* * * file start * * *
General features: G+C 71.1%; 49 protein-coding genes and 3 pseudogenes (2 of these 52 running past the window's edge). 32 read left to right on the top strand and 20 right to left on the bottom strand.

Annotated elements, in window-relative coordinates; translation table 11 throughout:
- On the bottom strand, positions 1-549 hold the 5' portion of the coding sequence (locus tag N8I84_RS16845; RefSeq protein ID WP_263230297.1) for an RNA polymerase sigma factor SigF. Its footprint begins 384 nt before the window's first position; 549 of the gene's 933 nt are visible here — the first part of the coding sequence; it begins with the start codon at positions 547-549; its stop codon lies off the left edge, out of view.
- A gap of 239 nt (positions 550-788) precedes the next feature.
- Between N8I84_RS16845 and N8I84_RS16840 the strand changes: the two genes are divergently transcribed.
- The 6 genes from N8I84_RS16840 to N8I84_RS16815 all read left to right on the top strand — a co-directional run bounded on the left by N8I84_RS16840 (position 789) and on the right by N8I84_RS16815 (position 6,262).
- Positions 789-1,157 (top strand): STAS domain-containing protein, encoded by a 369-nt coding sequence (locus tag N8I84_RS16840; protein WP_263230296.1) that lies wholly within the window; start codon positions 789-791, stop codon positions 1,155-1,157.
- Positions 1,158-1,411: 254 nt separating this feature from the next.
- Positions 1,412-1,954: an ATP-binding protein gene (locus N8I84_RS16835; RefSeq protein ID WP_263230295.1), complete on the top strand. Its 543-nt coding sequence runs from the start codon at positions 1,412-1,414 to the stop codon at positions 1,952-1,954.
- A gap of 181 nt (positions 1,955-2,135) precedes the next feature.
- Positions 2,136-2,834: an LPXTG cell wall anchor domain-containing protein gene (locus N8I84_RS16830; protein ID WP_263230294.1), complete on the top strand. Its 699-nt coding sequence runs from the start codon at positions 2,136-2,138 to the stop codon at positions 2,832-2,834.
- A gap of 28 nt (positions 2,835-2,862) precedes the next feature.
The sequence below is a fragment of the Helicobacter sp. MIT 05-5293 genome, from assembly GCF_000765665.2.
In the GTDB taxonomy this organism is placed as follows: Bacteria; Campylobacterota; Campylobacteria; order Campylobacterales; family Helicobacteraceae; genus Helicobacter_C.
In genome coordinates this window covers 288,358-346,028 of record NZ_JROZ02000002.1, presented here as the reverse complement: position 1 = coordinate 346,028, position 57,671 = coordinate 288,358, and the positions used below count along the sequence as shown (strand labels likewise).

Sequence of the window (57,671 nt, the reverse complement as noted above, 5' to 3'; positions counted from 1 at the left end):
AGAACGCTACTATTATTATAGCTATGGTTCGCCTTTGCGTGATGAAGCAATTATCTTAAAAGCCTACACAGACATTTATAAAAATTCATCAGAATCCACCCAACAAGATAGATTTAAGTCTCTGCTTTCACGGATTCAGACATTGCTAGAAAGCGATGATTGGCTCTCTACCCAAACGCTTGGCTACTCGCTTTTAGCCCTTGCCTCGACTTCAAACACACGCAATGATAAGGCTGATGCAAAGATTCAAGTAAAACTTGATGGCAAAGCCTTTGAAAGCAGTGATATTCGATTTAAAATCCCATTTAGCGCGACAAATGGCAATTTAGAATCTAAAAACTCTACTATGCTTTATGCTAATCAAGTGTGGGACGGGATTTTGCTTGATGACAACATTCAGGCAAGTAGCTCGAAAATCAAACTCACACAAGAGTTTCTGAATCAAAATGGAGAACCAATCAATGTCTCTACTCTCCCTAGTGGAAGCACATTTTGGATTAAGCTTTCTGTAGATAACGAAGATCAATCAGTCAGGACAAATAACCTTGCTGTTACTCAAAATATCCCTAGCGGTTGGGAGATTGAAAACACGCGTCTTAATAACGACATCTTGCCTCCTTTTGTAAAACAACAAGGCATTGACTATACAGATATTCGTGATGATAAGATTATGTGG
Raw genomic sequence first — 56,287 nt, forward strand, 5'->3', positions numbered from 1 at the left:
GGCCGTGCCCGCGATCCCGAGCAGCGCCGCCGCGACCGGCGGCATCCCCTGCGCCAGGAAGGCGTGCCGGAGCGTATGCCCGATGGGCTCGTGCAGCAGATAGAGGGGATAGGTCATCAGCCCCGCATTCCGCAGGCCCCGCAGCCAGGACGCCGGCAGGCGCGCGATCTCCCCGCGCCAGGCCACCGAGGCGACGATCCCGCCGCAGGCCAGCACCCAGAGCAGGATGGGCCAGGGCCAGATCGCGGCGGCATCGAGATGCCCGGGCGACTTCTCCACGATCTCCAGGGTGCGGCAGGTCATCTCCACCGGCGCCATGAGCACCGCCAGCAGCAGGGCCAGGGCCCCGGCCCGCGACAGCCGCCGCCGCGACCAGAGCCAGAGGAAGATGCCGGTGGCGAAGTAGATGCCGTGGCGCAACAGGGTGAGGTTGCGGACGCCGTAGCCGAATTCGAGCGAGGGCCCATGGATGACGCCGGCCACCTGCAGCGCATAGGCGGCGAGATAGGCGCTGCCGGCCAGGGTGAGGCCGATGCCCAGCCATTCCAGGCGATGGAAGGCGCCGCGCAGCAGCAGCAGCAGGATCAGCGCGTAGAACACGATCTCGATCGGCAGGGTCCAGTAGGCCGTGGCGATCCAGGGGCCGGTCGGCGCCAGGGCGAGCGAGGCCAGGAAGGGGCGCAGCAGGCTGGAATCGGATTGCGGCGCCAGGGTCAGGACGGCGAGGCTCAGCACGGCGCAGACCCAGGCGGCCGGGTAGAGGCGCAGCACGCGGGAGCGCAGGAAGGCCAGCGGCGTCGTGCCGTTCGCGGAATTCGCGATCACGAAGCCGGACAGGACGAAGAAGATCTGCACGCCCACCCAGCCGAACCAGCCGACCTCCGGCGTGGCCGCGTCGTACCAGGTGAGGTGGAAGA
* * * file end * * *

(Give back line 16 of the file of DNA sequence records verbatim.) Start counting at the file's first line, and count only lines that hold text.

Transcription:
Sequence of the window (57,671 nt, the reverse complement as noted above, 5' to 3'; positions counted from 1 at the left end):